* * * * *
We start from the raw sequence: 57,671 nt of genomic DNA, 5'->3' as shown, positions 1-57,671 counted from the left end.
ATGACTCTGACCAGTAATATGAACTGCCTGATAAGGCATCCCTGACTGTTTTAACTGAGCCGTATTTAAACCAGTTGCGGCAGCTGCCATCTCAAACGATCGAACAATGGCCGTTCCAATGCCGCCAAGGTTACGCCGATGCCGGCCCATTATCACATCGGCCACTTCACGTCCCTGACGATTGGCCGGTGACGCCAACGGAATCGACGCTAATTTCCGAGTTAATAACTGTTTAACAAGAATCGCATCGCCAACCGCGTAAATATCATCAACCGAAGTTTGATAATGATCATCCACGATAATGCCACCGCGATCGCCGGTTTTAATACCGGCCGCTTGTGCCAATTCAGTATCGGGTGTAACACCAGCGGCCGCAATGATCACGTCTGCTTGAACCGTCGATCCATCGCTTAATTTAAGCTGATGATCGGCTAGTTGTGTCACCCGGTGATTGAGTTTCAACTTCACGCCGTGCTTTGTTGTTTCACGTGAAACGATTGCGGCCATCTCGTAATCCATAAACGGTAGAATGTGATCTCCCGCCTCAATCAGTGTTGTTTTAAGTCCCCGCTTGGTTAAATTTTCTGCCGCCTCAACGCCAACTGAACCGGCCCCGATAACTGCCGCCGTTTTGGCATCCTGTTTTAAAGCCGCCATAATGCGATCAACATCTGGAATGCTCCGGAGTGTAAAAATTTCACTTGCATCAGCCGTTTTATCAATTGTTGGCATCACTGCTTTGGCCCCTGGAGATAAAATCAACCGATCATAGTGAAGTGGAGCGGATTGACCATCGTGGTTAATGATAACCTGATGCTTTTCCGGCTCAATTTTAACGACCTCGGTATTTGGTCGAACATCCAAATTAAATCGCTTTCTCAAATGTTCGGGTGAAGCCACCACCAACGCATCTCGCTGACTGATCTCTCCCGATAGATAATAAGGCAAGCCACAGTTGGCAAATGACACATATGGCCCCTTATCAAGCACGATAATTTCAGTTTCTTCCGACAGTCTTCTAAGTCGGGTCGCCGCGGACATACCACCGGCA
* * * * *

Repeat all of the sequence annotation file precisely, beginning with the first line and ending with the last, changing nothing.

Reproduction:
We start from the raw sequence: 57,671 nt of genomic DNA, 5'->3' as shown, positions 1-57,671 counted from the left end.
ATGACTCTGACCAGTAATATGAACTGCCTGATAAGGCATCCCTGACTGTTTTAACTGAGCCGTATTTAAACCAGTTGCGGCAGCTGCCATCTCAAACGATCGAACAATGGCCGTTCCAATGCCGCCAAGGTTACGCCGATGCCGGCCCATTATCACATCGGCCACTTCACGTCCCTGACGATTGGCCGGTGACGCCAACGGAATCGACGCTAATTTCCGAGTTAATAACTGTTTAACAAGAATCGCATCGCCAACCGCGTAAATATCATCAACCGAAGTTTGATAATGATCATCCACGATAATGCCACCGCGATCGCCGGTTTTAATACCGGCCGCTTGTGCCAATTCAGTATCGGGTGTAACACCAGCGGCCGCAATGATCACGTCTGCTTGAACCGTCGATCCATCGCTTAATTTAAGCTGATGATCGGCTAGTTGTGTCACCCGGTGATTGAGTTTCAACTTCACGCCGTGCTTTGTTGTTTCACGTGAAACGATTGCGGCCATCTCGTAATCCATAAACGGTAGAATGTGATCTCCCGCCTCAATCAGTGTTGTTTTAAGTCCCCGCTTGGTTAAATTTTCTGCCGCCTCAACGCCAACTGAACCGGCCCCGATAACTGCCGCCGTTTTGGCATCCTGTTTTAAAGCCGCCATAATGCGATCAACATCTGGAATGCTCCGGAGTGTAAAAATTTCACTTGCATCAGCCGTTTTATCAATTGTTGGCATCACTGCTTTGGCCCCTGGAGATAAAATCAACCGATCATAGTGAAGTGGAGCGGATTGACCATCGTGGTTAATGATAACCTGATGCTTTTCCGGCTCAATTTTAACGACCTCGGTATTTGGTCGAACATCCAAATTAAATCGCTTTCTCAAATGTTCGGGTGAAGCCACCACCAACGCATCTCGCTGACTGATCTCTCCCGATAGATAATAAGGCAAGCCACAGTTGGCAAATGACACATATGGCCCCTTATCAAGCACGATAATTTCAGTTTCTTCCGACAGTCTTCTAAGTCGGGTCGCCGCGGACATACCACCGGCA